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Detonation Engine

December 5, 2012

I worked on a variety of gas turbine engine components during my career in industrial research. The principle behind the gas turbine engine is so simple that it lends itself to many applications, from motors for medium-sized electric generators, to engines for tanks, battleships, and very large aircraft. Adding complexity to the basic design allows creation of high performance engines for military aircraft.

Schematic diagram of a gas turbine engine

Schematic diagram of a gas turbine engine. Once the engine is started, the compressors in the cold section compress the intake air, which is mixed with fuel in the hot section combustor. The hot gases drive the turbine section. As can be imagined, there's a lot of science and engineering that goes into turbine engine research. (Illustration by Jeff Dahl, via Wikimedia Commons)

The gas turbine engine works well in its applications, but there's always room for improvement, especially where fuel efficiency is desired. Gas-turbine engines are used to provide propulsion and electricity for ships, and it takes a lot of fuel to propel a battleship across an ocean. Fortunately, just lurking around the technology corner, is the more fuel efficient detonation engine.

The fundamental difference between a detonation engine and a gas turbine engine is compression. The gas turbine engine has a huge array of compressor blades and stators to handle this task. A detonation engine, as its name implies, uses a detonation wave to compress the fuel-air mixture. Detonation engines don't supply power in a continuous fashion, like gas turbine engines. To get a quasi-continuous power output, you need to renew the detonation again and again.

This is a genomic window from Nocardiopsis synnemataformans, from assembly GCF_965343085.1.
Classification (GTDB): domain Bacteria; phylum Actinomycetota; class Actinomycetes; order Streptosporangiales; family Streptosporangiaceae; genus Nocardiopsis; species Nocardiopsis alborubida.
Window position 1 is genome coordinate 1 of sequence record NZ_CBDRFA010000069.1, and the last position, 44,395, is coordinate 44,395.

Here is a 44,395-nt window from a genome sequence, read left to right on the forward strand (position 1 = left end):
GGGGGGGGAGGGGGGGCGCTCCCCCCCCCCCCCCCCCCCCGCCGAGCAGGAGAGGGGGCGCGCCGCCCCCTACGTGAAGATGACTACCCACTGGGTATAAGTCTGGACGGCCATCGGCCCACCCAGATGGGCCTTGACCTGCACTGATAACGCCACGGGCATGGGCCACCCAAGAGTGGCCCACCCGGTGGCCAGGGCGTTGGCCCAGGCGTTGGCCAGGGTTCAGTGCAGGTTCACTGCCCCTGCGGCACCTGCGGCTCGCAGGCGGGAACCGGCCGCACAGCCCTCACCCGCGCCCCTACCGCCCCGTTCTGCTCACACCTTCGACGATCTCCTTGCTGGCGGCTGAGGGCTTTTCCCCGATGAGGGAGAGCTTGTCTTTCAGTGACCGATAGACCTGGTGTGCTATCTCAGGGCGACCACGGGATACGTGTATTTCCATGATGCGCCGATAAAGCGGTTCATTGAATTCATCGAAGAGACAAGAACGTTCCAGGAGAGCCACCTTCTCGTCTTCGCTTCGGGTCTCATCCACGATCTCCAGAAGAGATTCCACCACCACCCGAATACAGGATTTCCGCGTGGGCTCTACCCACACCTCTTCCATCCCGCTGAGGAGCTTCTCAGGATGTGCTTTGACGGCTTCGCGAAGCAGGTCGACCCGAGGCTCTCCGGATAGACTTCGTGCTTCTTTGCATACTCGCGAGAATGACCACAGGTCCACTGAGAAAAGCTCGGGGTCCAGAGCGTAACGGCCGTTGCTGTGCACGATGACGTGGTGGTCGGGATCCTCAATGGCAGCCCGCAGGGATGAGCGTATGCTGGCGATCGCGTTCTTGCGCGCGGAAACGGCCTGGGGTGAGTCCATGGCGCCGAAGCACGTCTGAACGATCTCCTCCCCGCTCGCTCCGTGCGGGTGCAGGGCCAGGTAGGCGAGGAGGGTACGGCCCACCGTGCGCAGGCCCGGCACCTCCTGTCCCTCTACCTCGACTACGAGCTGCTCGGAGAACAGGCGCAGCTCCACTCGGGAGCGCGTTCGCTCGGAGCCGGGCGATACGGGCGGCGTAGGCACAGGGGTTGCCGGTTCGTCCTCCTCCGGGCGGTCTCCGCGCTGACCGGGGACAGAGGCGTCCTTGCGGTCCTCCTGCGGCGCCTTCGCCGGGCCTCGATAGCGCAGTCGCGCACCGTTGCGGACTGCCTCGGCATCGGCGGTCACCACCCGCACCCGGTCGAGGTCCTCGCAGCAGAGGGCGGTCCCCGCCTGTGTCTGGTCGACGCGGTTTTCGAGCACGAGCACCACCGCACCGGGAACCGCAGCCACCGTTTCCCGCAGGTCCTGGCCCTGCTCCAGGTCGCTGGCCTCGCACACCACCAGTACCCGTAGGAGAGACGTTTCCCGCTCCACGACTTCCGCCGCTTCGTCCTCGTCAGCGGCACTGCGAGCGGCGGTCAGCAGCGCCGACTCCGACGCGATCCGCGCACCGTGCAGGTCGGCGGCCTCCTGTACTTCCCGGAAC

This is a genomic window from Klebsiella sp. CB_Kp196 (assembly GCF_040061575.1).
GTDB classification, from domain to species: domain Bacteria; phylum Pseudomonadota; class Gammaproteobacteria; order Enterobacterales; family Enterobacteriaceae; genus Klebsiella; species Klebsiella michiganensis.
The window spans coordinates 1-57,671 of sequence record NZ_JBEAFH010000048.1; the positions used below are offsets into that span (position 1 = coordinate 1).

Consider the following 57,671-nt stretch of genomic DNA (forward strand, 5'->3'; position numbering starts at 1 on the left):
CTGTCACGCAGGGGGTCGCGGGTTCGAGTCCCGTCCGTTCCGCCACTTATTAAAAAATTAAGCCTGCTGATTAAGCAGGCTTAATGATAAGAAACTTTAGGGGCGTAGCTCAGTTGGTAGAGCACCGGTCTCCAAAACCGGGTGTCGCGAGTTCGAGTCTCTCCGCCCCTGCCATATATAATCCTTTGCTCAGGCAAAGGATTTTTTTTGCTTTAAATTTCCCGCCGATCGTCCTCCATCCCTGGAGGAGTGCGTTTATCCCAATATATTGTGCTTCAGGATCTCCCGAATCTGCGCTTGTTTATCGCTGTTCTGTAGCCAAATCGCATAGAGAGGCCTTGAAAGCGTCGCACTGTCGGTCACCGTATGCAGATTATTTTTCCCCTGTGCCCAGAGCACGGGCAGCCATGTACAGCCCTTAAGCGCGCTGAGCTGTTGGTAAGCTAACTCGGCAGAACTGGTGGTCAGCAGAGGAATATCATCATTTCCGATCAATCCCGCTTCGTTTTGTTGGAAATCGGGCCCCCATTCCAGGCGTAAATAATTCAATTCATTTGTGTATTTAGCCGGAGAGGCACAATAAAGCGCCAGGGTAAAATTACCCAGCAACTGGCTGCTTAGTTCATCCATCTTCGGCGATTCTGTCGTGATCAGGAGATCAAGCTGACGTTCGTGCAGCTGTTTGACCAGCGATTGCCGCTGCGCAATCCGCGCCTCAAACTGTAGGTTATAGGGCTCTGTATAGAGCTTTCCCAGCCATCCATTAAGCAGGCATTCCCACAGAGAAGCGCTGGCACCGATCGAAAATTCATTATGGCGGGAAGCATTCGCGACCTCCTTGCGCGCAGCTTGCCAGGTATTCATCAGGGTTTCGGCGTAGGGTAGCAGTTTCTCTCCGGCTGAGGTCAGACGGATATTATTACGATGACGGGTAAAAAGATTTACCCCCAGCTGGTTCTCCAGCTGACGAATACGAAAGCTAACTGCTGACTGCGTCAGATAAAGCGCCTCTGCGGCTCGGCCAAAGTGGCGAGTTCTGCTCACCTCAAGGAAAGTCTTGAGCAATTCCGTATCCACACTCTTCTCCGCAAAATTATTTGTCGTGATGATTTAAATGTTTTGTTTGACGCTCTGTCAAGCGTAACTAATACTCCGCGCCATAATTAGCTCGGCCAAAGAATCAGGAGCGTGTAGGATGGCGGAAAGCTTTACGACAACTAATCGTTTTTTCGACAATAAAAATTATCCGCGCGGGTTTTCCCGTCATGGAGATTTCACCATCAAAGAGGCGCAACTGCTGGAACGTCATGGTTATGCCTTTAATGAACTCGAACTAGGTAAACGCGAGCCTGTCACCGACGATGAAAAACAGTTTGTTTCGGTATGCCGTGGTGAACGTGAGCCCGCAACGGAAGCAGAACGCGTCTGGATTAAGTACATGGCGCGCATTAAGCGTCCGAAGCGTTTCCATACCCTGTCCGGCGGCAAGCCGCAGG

PV curves for the Brayton Cycle and the Detonation cycle

PV curves for the gas turbine engine Brayton cycle and the detonation cycle, showing the enhanced efficiency obtainable.

In this comparison, the operating pressure ratio (OPR) is 10 for the Brayton cycle, and 2 for the detonation cycle.

(Fig. 1 of ref. 2).[2)]

Detonations are nearly a constant volume process, so they generate high pressures that can do work without any compression. Elimination of the compressor section, and its array of moving parts, adds reliability. This advantage, however, comes at a price. Air and fuel inlet valves need to actuate at high rates to get a continuous series of detonations. There's also a potential noise problem, since you're trading the mostly white noise of a turbine engine for a continuous tone of the detonation engine.

Scientists from the Laboratory for Computational Physics and Fluid Dynamics of the United States Naval Research Laboratory are using computational techniques in the study of a variant of the detonation engine, the rotating detonation engine (RDE).[1] Their motivation is simply stated. The US Navy presently fields about 430 gas turbine engines on 129 ships, and these engines require about two billion dollars of fuel each year. RDEs could save about 300-400 million dollars per year in fuel cost.[1]

The rotating detonation engine addresses the problems of a basic detonation engine by causing the detonation to propagate azimuthally around an annular combustion chamber, as shown in the computer model, below. The naval trend is towards an all-electric ship propulsion system, so the rotating detonation engine would drive a hefty electrical generator.

Rotating Detonation Engine

A computer model of a rotating detonation engine.

The detonation, as shown in red, propagates azimuthally around an annular combustion chamber.

See refs. 2-3 for an overview of detonation wave engine technology.[2-3]

(U.S. Naval Research Laboratory image).[1)]


  1. Donna McKinney, "Navy Researchers Look to Rotating Detonation Engines to Power the Future," Naval Research Laboratory Press Release, November 2, 2012.
  2. D.A. Schwer and K. Kailasanath, "Rotating Detonation-Wave Engines," NRL Review, U.S. Naval Research Lab (2011).
  3. F. Falempin, "Continuous Detonation Wave Engine," NATO Report RTO-EN-AVT-150, March 26, 2008.

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